WASHINGTON - The Federal Deposit Insurance Corp. kicked off a wide-ranging debate yesterday about revamping deposit insurance by asking whether to increase the $100,000 insurance limit or charge higher premiums to riskier banks.
The deposit insurance system, though operating well, has structural problems that require banks "to fund insurance losses when they can least afford it," FDIC Chairwoman Donna Tanoue said.
In addition, some banks have complained that the bank and thrift deposit insurance funds are over-funded, with reserves at $40 billion, and have called for rebates.
"There will never be a better time than now to improve our deposit insurance system," given the banking industry's record profits of $72 billion in 1999, Tanoue said. The FDIC intends to ask Congress for changes next year.
"The system can be improved, it can be strengthened," she said.
Tanoue invited public comment on an 84-page staff report outlining reform options; she emphasized that no decisions have been made. The FDIC plans to develop recommendations this year and forward them to Capitol Hill after the next Congress convenes in January.
The report examines three areas for change: setting premiums, managing deposit insurance funds and setting limits on coverage. The FDIC oversees separate bank and thrift funds that insure up to $100,000 in a depositor's account.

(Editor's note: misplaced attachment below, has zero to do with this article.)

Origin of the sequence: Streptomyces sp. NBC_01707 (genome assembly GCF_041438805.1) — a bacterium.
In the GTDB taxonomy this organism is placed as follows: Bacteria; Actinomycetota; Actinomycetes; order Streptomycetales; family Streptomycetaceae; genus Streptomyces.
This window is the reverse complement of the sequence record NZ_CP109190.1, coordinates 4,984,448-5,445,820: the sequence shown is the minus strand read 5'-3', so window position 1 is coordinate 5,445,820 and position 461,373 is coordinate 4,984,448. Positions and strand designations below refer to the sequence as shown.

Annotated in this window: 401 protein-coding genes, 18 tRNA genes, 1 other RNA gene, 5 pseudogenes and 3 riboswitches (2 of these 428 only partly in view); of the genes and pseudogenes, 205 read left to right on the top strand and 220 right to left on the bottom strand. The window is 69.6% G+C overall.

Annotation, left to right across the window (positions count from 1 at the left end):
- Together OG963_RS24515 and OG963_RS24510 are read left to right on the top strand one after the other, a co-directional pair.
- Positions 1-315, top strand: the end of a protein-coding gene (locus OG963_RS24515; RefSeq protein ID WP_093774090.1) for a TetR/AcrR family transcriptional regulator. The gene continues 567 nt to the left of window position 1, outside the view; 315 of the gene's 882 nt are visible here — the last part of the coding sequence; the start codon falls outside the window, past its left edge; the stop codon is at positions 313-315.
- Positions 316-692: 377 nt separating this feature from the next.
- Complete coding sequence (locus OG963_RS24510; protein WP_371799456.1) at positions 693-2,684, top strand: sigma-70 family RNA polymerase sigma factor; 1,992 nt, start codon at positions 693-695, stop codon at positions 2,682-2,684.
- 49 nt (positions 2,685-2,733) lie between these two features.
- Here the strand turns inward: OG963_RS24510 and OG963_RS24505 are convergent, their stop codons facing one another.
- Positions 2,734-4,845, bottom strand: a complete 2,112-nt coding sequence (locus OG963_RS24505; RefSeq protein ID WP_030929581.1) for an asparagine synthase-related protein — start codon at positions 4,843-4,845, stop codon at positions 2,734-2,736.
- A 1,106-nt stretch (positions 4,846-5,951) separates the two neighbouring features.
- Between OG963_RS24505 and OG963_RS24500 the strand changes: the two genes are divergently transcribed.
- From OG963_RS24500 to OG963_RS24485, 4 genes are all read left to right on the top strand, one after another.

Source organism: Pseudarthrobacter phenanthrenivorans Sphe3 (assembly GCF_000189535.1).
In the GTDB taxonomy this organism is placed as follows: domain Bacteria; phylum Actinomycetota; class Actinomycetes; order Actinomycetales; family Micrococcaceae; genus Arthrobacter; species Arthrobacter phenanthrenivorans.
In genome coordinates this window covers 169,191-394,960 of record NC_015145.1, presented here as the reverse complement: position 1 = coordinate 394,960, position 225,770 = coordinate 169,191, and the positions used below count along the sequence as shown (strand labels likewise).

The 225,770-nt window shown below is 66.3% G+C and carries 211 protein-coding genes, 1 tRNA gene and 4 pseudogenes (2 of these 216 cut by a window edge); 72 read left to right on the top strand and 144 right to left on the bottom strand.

The FDIC chief argued that the current premium structure could trigger serious economic turmoil when banks are weakened by a recession.
A 1991 law overhauling the deposit insurance funds set forth a system of "risk-based premiums" in which only banks and thrifts deemed unhealthy pay insurance premiums. As a result, 93 percent of banks and thrifts pay no deposit insurance premiums. Yet if a recession weakened banks and thrifts, they might once again have to pay premiums of 23 cents for every $100 of insured deposits.
"Today, such a premium would drain almost $9 billion from insured banks and thrifts, and such a premium could lead to a $65 billion contraction in lending," she said.
Tanoue noted that inflation has eroded the value of deposit insurance by about half since 1980. The FDIC report asks whether the $100,000 limit should remain the same, be indexed for inflation or be simplified further.
Federal Reserve Chairman Alan Greenspan and Treasury Secretary Lawrence Summers both oppose a banking industry proposal to double deposit insurance to $200,000. "Doubling deposit insurance, which essentially would be giving subsidies to upper-income individuals ... is a mistake," Greenspan told the Senate Banking Committee on June 21.